Brexit – exploring the possibilities

by Michael Dean and Malcolm Gunnyeon

While Brexit uncertainty is the new normal, it flexes and varies week to week. Soon we will be straining to learn the progress of negotiations with the EU and what that will mean for various sectors. So what are the potential ramifications for retail and grocery?

Michael Dean, Malcolm Gunnyeon
Michael Dean (left) is head of EU, Competition and Regulatory at Maclay Murray & Spens LLP, while Malcolm Gunnyeon (right) is a commercial dispute resolution partner with the firm.

The briefest of bills has survived the Commons without amendment and one now wonders what the point of Parliament’s role was – it is now before the House of Lords and woe betide that unelected institution, if it did its job of scrutiny, as to do so might thwart “the will of the people”, whatever that is. The Scottish Government’s play for some form of special access to or retention of membership of the single market has been brushed aside. Any specific Scotland issues will be subject to UK priorities. And meanwhile (surprise, surprise), support for a new Scottish referendum is growing according to polls, while business gets on with business and many issues that have nothing to do with Brexit, such as guidance on price promotions and Grocery Code.

A period of uncertainty

Whether we ultimately see a second referendum or not, it is clear that Scottish businesses are now staring down the double barrel of a period of uncertainty – with Brexit and independence both on the table and neither entirely certain. The retail and grocery sector will be affected. Indeed already the Sterling currency depreciation has been a winner for exporters with some potential price rises on the way for imports.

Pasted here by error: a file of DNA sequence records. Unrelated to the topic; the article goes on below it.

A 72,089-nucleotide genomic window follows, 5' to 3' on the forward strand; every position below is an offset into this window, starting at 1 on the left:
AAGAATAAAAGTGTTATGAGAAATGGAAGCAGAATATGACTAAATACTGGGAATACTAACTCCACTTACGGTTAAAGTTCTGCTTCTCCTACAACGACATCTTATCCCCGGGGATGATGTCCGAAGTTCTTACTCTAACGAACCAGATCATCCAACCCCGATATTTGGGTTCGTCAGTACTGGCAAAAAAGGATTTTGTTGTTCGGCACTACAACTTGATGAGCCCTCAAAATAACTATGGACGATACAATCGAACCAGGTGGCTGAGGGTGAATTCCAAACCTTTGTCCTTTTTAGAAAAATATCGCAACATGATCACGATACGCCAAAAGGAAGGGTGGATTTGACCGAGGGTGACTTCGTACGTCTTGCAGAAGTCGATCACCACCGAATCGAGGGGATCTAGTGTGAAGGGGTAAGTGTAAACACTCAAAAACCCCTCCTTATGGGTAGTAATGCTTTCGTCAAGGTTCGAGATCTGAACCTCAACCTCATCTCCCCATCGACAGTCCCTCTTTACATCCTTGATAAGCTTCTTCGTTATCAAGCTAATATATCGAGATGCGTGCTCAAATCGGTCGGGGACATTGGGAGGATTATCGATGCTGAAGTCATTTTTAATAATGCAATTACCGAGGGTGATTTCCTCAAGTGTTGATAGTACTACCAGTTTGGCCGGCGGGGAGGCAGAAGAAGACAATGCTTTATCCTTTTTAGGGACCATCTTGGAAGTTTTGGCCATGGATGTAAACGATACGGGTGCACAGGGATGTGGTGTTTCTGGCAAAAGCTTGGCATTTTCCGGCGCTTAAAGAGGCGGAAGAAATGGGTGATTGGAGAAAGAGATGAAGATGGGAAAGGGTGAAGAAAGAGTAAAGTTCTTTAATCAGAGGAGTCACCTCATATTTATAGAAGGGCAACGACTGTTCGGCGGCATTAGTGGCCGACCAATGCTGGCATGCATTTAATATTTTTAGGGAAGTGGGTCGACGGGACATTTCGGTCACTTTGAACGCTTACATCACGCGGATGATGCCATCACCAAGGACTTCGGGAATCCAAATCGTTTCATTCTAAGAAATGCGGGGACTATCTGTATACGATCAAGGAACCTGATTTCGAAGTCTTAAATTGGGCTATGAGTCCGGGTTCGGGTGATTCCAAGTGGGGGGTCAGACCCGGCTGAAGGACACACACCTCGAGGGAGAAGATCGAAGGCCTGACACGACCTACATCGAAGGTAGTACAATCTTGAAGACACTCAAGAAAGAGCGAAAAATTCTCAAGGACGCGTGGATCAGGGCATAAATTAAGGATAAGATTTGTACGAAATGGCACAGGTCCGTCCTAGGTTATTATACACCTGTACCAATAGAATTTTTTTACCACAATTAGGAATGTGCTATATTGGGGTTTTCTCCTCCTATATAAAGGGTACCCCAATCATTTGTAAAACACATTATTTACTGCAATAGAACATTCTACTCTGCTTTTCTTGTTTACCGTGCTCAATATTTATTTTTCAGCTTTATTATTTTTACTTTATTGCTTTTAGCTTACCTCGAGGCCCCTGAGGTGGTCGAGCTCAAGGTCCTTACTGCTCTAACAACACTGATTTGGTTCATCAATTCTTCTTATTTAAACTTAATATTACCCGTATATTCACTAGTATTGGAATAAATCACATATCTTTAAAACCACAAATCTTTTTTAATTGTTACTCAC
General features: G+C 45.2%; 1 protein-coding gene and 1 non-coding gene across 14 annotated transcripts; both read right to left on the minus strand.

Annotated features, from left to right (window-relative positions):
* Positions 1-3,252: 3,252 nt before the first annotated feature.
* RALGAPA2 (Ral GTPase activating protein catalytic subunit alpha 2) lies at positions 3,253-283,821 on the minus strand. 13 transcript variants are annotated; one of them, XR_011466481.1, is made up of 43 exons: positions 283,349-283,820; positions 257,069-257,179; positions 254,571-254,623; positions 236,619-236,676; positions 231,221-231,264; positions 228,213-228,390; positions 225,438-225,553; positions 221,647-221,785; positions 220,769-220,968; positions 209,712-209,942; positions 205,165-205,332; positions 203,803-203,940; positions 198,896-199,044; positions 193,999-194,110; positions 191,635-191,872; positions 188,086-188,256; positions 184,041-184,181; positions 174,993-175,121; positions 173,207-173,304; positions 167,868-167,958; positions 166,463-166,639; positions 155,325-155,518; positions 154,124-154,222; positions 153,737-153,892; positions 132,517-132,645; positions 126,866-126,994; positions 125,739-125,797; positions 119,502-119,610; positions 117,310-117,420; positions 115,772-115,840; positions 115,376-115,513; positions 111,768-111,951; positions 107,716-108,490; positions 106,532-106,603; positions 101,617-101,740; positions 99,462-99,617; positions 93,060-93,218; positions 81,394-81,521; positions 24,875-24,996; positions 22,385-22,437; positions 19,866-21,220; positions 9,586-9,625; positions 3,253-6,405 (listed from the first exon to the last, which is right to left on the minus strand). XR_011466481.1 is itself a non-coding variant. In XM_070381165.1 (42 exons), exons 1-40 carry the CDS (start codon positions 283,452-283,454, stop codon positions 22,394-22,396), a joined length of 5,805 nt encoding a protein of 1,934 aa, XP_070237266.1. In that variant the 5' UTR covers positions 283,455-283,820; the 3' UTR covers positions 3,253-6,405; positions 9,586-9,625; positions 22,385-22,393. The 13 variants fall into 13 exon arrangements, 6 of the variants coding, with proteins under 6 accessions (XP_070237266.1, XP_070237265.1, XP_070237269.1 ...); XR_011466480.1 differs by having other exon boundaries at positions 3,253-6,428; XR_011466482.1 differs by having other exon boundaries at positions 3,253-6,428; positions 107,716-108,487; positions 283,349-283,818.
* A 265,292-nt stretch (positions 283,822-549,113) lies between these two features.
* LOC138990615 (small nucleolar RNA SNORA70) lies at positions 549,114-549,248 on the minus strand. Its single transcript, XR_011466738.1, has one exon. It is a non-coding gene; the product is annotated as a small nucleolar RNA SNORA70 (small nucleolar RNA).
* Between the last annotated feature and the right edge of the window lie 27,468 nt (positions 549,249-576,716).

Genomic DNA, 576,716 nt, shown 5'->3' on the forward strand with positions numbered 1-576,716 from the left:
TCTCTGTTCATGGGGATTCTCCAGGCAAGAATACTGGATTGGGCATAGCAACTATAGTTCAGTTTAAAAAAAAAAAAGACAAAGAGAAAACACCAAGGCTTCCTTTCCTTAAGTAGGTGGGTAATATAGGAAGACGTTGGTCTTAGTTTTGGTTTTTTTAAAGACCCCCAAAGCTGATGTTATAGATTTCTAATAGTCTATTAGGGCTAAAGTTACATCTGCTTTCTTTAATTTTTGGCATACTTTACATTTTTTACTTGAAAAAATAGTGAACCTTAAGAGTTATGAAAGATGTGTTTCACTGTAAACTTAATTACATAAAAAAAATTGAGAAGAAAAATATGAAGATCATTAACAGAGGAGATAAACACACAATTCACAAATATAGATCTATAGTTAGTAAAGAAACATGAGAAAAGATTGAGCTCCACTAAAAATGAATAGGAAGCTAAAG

An end to free movement?

The issue of free movement of workers, and the continued availability of a large pool of relatively cheap labour that the European Union has provided in recent years, is perhaps the most obvious problem which may become manifest first, as they choose not to come, partly due to the less welcoming environment and less certain prospects but also due to hard brass – a pound earned in the UK is less valuable now than it was to send back. Workers from across the EU are embedded in the UK retail sector in various roles, and while they make up just 4% of the sector’s workforce, the grocery supply chain is much more dependent as more than 60,000 seasonal workers are recruited from EU countries each year to assist with harvests. The trucking industry in the UK is dependent on drivers from many EU countries and this is likely to grow as the age profile of UK truckers increases. The wider issue of labour availability may also have a knock-on effect on wages and, therefore, costs across all sectors.

Fuel to the Indyref2 fire

Another issue is trade and whether withdrawal from the single market will create more bureaucracy for importers and exporters, remove protection for geographical names and after packaging and other standards. Holyrood’s push for Single Market membership will present a challenge to this, and negotiations look set to be long and tough. Scotland’s economic sectors have their own particular patterns of need for migrant labour. The plea for Scotland to have control over its migration policy has been rejected. That will be fuel to the Indyref2 fire. The matter of Scottish independence, of course, could make these uncertainties look minor.

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